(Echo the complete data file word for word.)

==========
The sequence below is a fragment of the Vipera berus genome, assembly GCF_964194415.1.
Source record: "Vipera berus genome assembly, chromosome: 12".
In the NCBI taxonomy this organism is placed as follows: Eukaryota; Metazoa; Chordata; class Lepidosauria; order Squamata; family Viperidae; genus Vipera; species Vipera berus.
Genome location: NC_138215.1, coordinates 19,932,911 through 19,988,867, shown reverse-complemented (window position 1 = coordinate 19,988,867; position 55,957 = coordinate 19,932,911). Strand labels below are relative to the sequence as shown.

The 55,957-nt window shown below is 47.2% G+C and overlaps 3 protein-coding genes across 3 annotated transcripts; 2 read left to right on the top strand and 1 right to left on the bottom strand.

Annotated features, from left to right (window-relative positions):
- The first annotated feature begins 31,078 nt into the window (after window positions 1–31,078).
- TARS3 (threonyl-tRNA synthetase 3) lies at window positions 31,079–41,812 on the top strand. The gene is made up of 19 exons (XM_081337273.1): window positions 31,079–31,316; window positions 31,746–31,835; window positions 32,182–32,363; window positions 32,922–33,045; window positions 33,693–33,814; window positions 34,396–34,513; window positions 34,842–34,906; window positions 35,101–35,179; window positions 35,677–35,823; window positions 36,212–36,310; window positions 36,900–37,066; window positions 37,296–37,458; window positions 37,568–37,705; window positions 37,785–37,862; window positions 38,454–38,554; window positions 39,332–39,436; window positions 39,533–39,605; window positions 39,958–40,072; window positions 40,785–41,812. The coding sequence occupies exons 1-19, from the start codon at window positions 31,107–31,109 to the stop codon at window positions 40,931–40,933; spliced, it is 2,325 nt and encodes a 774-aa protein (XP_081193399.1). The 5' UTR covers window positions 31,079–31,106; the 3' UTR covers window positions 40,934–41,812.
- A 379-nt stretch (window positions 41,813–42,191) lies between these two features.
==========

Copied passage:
The sequence below is a fragment of the Vipera berus genome, assembly GCF_964194415.1.
Source record: "Vipera berus genome assembly, chromosome: 12".
In the NCBI taxonomy this organism is placed as follows: Eukaryota; Metazoa; Chordata; class Lepidosauria; order Squamata; family Viperidae; genus Vipera; species Vipera berus.
Genome location: NC_138215.1, coordinates 19,932,911 through 19,988,867, shown reverse-complemented (window position 1 = coordinate 19,988,867; position 55,957 = coordinate 19,932,911). Strand labels below are relative to the sequence as shown.

The 55,957-nt window shown below is 47.2% G+C and overlaps 3 protein-coding genes across 3 annotated transcripts; 2 read left to right on the top strand and 1 right to left on the bottom strand.

Annotated features, from left to right (window-relative positions):
- The first annotated feature begins 31,078 nt into the window (after window positions 1–31,078).
- TARS3 (threonyl-tRNA synthetase 3) lies at window positions 31,079–41,812 on the top strand. The gene is made up of 19 exons (XM_081337273.1): window positions 31,079–31,316; window positions 31,746–31,835; window positions 32,182–32,363; window positions 32,922–33,045; window positions 33,693–33,814; window positions 34,396–34,513; window positions 34,842–34,906; window positions 35,101–35,179; window positions 35,677–35,823; window positions 36,212–36,310; window positions 36,900–37,066; window positions 37,296–37,458; window positions 37,568–37,705; window positions 37,785–37,862; window positions 38,454–38,554; window positions 39,332–39,436; window positions 39,533–39,605; window positions 39,958–40,072; window positions 40,785–41,812. The coding sequence occupies exons 1-19, from the start codon at window positions 31,107–31,109 to the stop codon at window positions 40,931–40,933; spliced, it is 2,325 nt and encodes a 774-aa protein (XP_081193399.1). The 5' UTR covers window positions 31,079–31,106; the 3' UTR covers window positions 40,934–41,812.
- A 379-nt stretch (window positions 41,813–42,191) lies between these two features.